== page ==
When an employer falls behind on payments of taxes withheld from employees’ paychecks, the IRS tends to take prompt enforcement measures. In addition to taking action against the employer, the government will generally look at individuals associated with the employer to determine whether they are potentially liable under Section 6672 of the Internal Revenue Code, which imposes potential liability for any shortfall in withholding upon “[a]ny person required to collect, truthfully account for, and pay over any tax imposed by this title who willfully fails to collect such tax, or truthfully account for and pay over such tax, or willfully attempts in any manner to evade or defeat any such tax or the payment thereof.” I.R.C.… Read More
If you read the Sixth Circuit’s opinion in Quality Stores in a vacuum, it is highly persuasive: it is logical to believe that Congress wanted wages to be construed the same way for both FICA and withholding, since it used essentially identical definitions. Similarly, when you learn that Congress put a provision into the Code indicating that supplemental unemployment compensation benefits (SUB payments) are to be treated as if they were wages for withholding, it makes sense to conclude that it added that provision because it thought they were not wages, as the Sixth Circuit reasons. See In re Quality Stores, Inc.… Read More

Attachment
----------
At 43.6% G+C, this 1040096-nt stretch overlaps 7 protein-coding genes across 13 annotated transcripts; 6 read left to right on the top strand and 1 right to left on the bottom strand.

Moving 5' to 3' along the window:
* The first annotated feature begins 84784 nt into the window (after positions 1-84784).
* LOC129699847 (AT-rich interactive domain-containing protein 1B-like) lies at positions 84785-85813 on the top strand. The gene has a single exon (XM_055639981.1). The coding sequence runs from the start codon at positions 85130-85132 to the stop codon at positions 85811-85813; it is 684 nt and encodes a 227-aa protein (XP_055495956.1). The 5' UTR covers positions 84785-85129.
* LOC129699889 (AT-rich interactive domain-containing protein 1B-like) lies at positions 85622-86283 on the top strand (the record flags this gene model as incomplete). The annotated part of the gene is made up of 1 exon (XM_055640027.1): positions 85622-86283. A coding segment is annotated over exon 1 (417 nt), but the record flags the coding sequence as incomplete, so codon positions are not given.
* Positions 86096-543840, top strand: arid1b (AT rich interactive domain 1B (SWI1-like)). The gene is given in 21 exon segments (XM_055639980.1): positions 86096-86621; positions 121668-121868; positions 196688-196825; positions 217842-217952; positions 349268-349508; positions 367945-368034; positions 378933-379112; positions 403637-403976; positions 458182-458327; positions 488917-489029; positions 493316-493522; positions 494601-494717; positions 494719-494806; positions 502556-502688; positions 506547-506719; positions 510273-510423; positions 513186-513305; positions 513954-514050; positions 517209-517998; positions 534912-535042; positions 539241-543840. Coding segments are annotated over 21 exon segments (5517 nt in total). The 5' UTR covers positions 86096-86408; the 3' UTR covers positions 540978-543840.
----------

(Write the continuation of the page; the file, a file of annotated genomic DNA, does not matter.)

My initial post on the Sixth Circuit’s Quality Stores opinion introduced the basic framework of the Court’s analysis. If that was all that you read on the subject, you would think this was a pretty straightforward issue: first, since Congress passed a law, Section 3402(o) of the Code, indicating that so-called SUB payments “should be treated as wages” for purposes of withholding, it must have concluded that they didn’t fall within the definition of “wages” for purposes of withholding; second, since the definition of the term “wages” in FICA is essentially the same as the definition of “wages” for withholding, SUB payments must not be wages for FICA.… Read More